Running a state budget deficit and facing a prolonged period of unrest, Bahrain is not in the same league for investors as the Gulf’s wealthier oil exporters. But good timing and strong demand for regional assets in general mean a planned bond issue by the tiny kingdom is likely to go well.
Bahrain was sounding out investor appetite at roadshows last week for a possible issue of an international, conventional bond. Bankers said Bahrain’s first conventional debt offering since 2010 would be open to qualified investors in the US and elsewhere, and might be as large as $1.25bn.
Bahrain last tapped the international market in November with a $750mn, seven-year sukuk (Islamic bond), which was largely sold to investors in the Middle East. The upcoming issue will not be able to count on interest from a deep pool of Islamic investment money in the Gulf, so it will be a tougher test of market confidence in Bahrain.
Bankers said Bahrain was eyeing a seven- or 10-year issue, which should appeal to institutional investors in the West, who have been showing interest in Gulf debt as a safe haven while the financial crisis has hurt other markets around the world.
“The timing is very good for Bahrain; this issue has been rumoured for a long time now and we are seeing GCC (Gulf Cooperation Council) credit markets trading at some of the tightest yields for years,” said Thomas Christie, sales trader at Rasmala Investment Bank in Dubai.
“Combined with the fact that the market is very liquid currently and searching for yield, we should see any Bahrain issue do well.”
With oil prices sliding, Bahrain’s state finances may come under pressure. Brent crude oil fell to an 18-month low of $91 a barrel on Thursday, from above $120 early this year; the oil price which Bahrain needs to balance its budget jumped to $114 in 2011, the highest level in the Gulf, from just $80 in 2008, the International Monetary Fund said in April.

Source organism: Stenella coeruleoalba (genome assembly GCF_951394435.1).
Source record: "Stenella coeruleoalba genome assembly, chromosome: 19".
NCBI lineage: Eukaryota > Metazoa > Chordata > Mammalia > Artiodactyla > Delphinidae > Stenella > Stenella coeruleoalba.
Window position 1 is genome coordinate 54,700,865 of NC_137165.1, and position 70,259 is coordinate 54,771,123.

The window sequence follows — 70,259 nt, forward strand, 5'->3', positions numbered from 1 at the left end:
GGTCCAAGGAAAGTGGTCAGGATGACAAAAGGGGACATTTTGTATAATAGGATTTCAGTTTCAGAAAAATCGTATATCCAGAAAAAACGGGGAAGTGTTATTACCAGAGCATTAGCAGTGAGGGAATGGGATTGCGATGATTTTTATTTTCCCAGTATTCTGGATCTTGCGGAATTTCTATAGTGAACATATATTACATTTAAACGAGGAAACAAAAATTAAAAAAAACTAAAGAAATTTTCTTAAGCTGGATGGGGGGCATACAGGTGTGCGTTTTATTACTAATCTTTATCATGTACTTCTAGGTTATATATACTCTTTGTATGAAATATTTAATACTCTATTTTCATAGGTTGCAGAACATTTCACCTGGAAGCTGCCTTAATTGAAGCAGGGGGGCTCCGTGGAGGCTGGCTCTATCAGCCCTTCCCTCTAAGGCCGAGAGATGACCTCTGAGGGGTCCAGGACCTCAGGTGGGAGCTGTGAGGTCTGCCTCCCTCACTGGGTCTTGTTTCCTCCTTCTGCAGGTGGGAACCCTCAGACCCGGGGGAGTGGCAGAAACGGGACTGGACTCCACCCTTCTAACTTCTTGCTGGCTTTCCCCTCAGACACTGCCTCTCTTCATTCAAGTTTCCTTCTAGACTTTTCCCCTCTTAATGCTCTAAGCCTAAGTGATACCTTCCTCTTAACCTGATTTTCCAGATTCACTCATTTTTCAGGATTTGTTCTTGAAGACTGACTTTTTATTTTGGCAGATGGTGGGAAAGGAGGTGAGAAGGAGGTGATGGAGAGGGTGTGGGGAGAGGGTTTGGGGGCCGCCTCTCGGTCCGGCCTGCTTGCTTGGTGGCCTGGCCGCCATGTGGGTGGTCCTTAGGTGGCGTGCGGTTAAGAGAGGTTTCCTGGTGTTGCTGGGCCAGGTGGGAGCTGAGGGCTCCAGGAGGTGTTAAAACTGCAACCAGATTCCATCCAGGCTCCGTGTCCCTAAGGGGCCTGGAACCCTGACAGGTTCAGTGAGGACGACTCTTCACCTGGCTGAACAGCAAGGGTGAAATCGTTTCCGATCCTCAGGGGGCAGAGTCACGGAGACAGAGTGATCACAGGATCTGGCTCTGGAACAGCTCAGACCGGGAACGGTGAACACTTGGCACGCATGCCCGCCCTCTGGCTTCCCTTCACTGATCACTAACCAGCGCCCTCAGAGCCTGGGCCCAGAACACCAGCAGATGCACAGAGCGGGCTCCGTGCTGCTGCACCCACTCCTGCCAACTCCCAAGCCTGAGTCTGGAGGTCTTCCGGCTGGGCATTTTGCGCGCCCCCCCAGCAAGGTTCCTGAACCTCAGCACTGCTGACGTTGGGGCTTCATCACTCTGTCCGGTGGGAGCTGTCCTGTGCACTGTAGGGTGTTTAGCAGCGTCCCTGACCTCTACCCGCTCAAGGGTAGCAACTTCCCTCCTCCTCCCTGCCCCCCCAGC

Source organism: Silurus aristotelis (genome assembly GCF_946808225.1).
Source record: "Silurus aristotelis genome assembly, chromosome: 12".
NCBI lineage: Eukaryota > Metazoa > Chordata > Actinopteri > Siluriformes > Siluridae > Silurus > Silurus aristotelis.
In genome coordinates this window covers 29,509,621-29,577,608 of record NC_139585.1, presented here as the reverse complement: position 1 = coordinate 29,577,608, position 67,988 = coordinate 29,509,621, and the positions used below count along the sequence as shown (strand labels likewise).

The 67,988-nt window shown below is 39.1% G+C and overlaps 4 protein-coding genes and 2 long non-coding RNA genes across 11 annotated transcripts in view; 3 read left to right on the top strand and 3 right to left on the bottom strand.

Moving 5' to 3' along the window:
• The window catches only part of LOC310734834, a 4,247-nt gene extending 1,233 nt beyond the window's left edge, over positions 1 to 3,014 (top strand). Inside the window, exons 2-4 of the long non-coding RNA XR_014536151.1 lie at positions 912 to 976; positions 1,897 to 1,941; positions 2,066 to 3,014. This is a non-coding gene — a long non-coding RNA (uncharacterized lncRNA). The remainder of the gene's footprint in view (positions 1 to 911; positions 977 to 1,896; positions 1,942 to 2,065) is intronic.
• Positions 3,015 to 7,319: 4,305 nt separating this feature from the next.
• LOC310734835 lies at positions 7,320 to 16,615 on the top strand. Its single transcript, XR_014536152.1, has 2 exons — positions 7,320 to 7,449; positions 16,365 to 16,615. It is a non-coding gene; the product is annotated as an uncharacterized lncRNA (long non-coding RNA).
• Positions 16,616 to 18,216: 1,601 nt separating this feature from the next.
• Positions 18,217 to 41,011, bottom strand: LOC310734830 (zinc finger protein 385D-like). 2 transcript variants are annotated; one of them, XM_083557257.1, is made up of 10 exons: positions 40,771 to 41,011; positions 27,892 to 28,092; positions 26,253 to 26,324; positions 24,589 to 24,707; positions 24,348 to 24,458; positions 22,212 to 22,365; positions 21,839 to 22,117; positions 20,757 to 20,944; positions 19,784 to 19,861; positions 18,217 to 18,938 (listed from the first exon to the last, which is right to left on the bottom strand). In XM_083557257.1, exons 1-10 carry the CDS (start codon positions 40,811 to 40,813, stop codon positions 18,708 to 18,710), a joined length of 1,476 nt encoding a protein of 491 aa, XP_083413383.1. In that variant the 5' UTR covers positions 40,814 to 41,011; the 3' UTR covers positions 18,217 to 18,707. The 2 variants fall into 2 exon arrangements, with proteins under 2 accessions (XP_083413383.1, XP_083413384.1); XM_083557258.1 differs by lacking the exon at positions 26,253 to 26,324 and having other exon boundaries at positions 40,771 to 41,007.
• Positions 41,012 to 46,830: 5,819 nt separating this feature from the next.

The government’s budget deficit shrank to $83mn in 2011, the lowest shortfall in three years and well below a projected gap of $3.3bn, because oil prices were higher than expected. But with oil now sliding, this year’s deficit may be larger than last year’s.
Another issue for investors is the social unrest, which has continued for over a year. They have not prevented the economy from resuming growth after a brief contraction early last year, but it is not clear how the political problem may be resolved in the long term.
For now, however, the signs are that investors will happily accept these risks. One positive is that the country’s absolute level of external debt is still very low, at 14% of gross domestic product, according to Bahrain’s bond prospectus.
Perceptions that Saudi Arabia will do what is necessary to support Bahrain, fuelled by a Saudi proposal in recent months for a closer union of Gulf States, are also important.
The bond prospectus said that although a $20bn fund planned by wealthy Gulf Arab states last year to aid Bahrain and Oman had not yet been capitalised, Bahrain expected to receive an allocation soon, which would come in addition to money already earmarked in its budget for priority projects.
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